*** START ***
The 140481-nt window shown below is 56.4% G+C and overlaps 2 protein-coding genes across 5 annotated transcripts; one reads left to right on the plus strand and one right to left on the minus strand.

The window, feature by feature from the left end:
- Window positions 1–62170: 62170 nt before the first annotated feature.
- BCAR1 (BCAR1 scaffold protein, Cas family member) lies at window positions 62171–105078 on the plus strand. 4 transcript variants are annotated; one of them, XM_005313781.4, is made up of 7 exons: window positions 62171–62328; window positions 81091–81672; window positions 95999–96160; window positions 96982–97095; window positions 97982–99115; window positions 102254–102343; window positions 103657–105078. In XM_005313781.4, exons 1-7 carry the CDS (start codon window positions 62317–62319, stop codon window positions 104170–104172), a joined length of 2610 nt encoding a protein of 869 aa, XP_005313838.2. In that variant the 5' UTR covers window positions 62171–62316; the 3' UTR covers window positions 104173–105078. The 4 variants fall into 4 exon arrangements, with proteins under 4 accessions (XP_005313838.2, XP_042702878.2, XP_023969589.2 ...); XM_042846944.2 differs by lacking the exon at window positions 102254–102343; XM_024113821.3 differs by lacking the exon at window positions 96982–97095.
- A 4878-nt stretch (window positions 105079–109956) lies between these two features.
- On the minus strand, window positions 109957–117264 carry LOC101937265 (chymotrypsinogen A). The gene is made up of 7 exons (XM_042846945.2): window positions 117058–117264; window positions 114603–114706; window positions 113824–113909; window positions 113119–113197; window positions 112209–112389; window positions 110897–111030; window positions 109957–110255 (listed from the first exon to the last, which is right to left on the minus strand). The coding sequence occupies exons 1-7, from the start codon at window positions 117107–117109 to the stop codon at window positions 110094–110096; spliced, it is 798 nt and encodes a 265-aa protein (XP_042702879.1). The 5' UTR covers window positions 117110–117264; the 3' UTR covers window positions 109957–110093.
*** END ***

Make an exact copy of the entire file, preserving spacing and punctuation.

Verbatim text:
The 140481-nt window shown below is 56.4% G+C and overlaps 2 protein-coding genes across 5 annotated transcripts; one reads left to right on the plus strand and one right to left on the minus strand.

The window, feature by feature from the left end:
- Window positions 1–62170: 62170 nt before the first annotated feature.
- BCAR1 (BCAR1 scaffold protein, Cas family member) lies at window positions 62171–105078 on the plus strand. 4 transcript variants are annotated; one of them, XM_005313781.4, is made up of 7 exons: window positions 62171–62328; window positions 81091–81672; window positions 95999–96160; window positions 96982–97095; window positions 97982–99115; window positions 102254–102343; window positions 103657–105078. In XM_005313781.4, exons 1-7 carry the CDS (start codon window positions 62317–62319, stop codon window positions 104170–104172), a joined length of 2610 nt encoding a protein of 869 aa, XP_005313838.2. In that variant the 5' UTR covers window positions 62171–62316; the 3' UTR covers window positions 104173–105078. The 4 variants fall into 4 exon arrangements, with proteins under 4 accessions (XP_005313838.2, XP_042702878.2, XP_023969589.2 ...); XM_042846944.2 differs by lacking the exon at window positions 102254–102343; XM_024113821.3 differs by lacking the exon at window positions 96982–97095.
- A 4878-nt stretch (window positions 105079–109956) lies between these two features.
- On the minus strand, window positions 109957–117264 carry LOC101937265 (chymotrypsinogen A). The gene is made up of 7 exons (XM_042846945.2): window positions 117058–117264; window positions 114603–114706; window positions 113824–113909; window positions 113119–113197; window positions 112209–112389; window positions 110897–111030; window positions 109957–110255 (listed from the first exon to the last, which is right to left on the minus strand). The coding sequence occupies exons 1-7, from the start codon at window positions 117107–117109 to the stop codon at window positions 110094–110096; spliced, it is 798 nt and encodes a 265-aa protein (XP_042702879.1). The 5' UTR covers window positions 117110–117264; the 3' UTR covers window positions 109957–110093.